"They had a job of tremendous responsibility, to attack and take the fortified hill village of Serre, and then to defend and secure the left flank of the whole attack."

The plan was to bombard the German lines for a week before the attack began, but things didn't quite go to plan.

Going over the top

At 7.30am on July 1, 1916, the whistles blew and 720 Pals went over the top, among them St John Battersby leading a platoon of 60 men.

In the 10 minutes that followed, scenes erupted that would be etched in history forever, as Richard explains:

"They were in the very first line of the attack in four successive waves of infantry, each of something like 200 men in each wave.

War graves today
The ultimate sacrifice - many men gave their lives

"When the barrage pulls away from the German front line, the Accrington Pals stand up, align themselves and walk slowly towards the German line.

"The expectation is that the artillery bombardment, which now has gone on for seven days, will have destroyed the German positions completely. The hope is that there will be no German defenders there and it will simply be a walk over.

"Within moments you have machine gun fire opening up from the German lines - they were supposed to have been destroyed, but they're still there, and this artillery barrage is coming down on the Accrington Pals."

Loss of life

Within just 10 minutes, 584 men were dead, wounded or missing, the heart and soul of a community virtually destroyed in what was referred to as No Man's Land.

By the end of the day, there were 60,000 infantry casualties and around 19,000 fatalities, and despite their bravery, many of them never had a chance to fire their weapons before they were taken down by enemy troops.

Men of honour - some of the First World War officers

Incredibly and in the midst of the carnage that befell his platoon, St John Battersby survived, although he was badly wounded and later had his leg amputated before being flown home to recover.

But what happened to him then, and to the men he led over the top?

There's only one place to go to find out - to the fields around Serre in France, which still bear the scars of war - giant craters, old trench lines and rows of cemeteries paying tribute to the lives lost in the Battle of the Somme.

Incredible legacy

As Anthony travels to Albert, where the Accrington Pals were stationed in the build-up to the battle, he's about to discover his father's legacy first-hand.


Born on 26th February 1900.

Battersby 14-years-old when he volunteered to join the Manchester Regiment in January 1915. He pretended to be to be 19-years-old.

Promoted to Lance Corporal by the time he was posted to the Manchester's 14th (Reserve) Battalion at Whittington Barracks, Lichfield in March 1915.

Appointed to a commission in the East Lancashire Regiment. After serving almost a year, Battersby was posted to France on 18th April 1916.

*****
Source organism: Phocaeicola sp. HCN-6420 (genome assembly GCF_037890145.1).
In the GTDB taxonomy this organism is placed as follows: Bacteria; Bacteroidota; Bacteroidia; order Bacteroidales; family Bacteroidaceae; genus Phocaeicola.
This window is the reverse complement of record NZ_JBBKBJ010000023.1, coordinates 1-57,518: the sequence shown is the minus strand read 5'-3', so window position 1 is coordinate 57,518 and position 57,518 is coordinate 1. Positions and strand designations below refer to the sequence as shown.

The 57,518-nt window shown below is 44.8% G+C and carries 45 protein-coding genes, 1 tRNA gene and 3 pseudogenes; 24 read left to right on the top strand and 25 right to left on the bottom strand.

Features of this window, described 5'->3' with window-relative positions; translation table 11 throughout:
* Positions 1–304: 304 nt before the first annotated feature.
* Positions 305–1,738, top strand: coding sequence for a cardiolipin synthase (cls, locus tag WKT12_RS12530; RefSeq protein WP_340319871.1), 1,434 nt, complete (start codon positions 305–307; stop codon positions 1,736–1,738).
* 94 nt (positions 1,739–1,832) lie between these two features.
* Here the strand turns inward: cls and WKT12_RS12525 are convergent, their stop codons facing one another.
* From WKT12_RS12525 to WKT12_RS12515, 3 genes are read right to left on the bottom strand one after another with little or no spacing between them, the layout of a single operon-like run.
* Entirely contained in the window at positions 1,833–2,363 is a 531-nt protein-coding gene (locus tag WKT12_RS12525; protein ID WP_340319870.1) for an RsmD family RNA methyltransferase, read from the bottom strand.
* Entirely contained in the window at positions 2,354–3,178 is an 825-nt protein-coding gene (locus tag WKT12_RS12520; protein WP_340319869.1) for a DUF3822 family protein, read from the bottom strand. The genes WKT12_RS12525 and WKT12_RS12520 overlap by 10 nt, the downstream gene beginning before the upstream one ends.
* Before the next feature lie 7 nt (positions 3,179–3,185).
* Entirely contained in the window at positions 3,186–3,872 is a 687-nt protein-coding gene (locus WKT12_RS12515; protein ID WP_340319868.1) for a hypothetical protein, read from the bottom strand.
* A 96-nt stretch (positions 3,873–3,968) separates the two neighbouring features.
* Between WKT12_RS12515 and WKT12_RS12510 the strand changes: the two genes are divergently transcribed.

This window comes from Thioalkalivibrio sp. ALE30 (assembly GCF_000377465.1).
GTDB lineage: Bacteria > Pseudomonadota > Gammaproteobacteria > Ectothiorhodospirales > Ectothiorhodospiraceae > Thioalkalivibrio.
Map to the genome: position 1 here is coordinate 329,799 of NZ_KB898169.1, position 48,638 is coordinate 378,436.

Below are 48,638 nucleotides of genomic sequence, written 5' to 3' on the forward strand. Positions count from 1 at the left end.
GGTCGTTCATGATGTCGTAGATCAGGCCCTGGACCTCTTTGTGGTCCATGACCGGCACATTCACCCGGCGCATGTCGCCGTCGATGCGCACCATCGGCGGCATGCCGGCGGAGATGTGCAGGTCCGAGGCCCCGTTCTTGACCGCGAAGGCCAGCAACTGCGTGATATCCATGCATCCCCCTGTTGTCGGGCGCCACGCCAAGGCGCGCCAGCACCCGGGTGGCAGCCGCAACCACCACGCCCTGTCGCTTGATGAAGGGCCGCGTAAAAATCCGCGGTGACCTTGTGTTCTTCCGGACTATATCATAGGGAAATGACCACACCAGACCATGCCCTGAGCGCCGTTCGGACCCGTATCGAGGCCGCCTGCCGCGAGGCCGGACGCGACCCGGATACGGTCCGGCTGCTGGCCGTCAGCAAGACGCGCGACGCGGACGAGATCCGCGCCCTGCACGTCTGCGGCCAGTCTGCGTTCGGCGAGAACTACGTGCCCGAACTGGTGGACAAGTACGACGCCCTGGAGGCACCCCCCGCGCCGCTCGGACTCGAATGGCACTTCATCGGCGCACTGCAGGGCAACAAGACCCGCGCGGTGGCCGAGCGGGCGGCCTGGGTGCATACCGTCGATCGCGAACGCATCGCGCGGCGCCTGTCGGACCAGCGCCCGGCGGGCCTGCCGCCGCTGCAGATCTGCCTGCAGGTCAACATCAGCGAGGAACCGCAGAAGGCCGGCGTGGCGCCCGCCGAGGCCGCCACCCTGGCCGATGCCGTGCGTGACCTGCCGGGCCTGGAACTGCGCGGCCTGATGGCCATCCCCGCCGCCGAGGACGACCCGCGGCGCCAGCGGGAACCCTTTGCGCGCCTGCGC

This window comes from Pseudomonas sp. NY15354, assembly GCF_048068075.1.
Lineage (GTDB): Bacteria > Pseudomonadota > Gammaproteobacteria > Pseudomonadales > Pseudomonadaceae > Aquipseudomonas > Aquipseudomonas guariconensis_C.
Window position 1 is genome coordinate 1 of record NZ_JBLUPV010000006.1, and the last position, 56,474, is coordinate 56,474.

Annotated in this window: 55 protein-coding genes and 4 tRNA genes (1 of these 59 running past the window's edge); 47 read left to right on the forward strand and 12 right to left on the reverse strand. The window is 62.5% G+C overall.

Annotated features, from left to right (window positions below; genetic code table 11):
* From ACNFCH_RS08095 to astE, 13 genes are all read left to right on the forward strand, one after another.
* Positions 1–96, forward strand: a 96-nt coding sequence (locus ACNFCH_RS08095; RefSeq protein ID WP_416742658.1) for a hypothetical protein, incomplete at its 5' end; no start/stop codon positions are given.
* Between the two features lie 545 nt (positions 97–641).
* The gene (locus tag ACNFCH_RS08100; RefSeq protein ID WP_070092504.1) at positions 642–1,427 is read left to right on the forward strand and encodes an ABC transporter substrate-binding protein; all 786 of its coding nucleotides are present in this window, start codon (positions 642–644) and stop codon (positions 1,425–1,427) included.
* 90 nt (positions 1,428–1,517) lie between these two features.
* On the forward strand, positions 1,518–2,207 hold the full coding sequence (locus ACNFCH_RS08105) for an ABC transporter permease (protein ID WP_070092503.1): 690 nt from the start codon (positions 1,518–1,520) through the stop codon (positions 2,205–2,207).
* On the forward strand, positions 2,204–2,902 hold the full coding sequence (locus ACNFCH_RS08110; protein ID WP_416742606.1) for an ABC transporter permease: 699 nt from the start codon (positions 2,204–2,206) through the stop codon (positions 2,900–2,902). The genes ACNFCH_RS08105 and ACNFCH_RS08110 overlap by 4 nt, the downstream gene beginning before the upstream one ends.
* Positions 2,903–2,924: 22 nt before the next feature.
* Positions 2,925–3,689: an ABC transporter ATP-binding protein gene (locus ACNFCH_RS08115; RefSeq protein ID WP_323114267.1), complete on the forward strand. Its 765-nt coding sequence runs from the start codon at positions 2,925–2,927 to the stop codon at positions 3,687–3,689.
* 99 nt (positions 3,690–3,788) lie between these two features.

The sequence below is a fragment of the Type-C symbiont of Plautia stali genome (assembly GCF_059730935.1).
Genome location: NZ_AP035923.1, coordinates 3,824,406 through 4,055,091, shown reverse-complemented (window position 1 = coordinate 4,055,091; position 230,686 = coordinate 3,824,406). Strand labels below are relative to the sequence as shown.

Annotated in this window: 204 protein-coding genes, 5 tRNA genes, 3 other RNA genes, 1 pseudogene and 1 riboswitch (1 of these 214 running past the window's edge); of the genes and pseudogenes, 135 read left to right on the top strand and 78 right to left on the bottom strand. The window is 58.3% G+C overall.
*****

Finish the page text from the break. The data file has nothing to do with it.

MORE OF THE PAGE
Joined the 11th Battalion (Accrington Pals), then in Divisional Reserve at Bertrancourt.

Leads a platoon into the attack on the opening day of the Battle of the Somme in July 1916. Hospitalised in England after suffering gunshot wounds to his wrist and thigh.

Returns to France with the 11th Battalion in September 1916. Seriously wounded in 1917 and his left leg was amputated.

After a personal battle with the authorities to stay in the forces, he joined the Royal Engineers in London in 1918.

Demobilized in 1920. Became vicar of Chittoe, near Devizes in 1933.

Battersby organised the Home Guard at Chittoe during the Second World War.

Later served in the Royal Navy and became the chaplain to the Royal Marines at Chatham.

Active in Civil Defence during the 1950s.

Today it's a peaceful, prosperous town, but 90 years ago it was the centre of some of the worst carnage the British Army had ever seen.

In the days leading up to the attack St John and his comrades would have been nervous with the anticipation of how their movements would take place.

Andrew Jackson says, "There would have been a huge amount of apprehension. They had been assured that it would be a walk over, but I wonder how many of them actually believed that to be true."

Fellow historian David Hopkins agrees:

"I suspect they had very little idea, really, of what they were about to face.

"I think there was great expectation, great hope, great confidence, but the men who were on the front line in 1916 had been on the front line before."

As just a teenager at the time, it was John's first experience of war, although it wasn't to be his last.

Richard says, "It's remarkable that a lad of 16 should lead a platoon over the top - it was an incredibly courageous thing to do.

"There were probably people in that platoon who were certainly old enough to be his father, probably old enough to be his grandfather.

"They must have had some belief that he could lead them in action for them to have followed him like they did.

"He must have been extremely scared, but that belief in his battalion, the belief in his men, made him keep hold of himself, to go forward and attack the enemy. I find that extraordinary.

"It's a remarkable record and one I've come across anywhere else."


Indeed St John's memory has been held in great esteem since he made his name almost 90 years ago, and now as his son visits the famous battlefields for the first time, St Battersby's memory is remembered at the very spot where he led his troops to war.

As the 90th anniversary of the Battle of the Somme approaches, it's clear his memory will live on for years to come, as Richard concludes:

"St John Battersby was not unusual in being an underage soldier but he was certainly unusual in being an officer and being a second lieutenant.

"Of the tens of thousands who enlisted under age, only a very small proportion were able to take commissions and lead men in to action as he did.

"The fact that he came back after being wounded once to fight again in 1917 and to lose his leg makes him even more remarkable.

"An incredible history of service."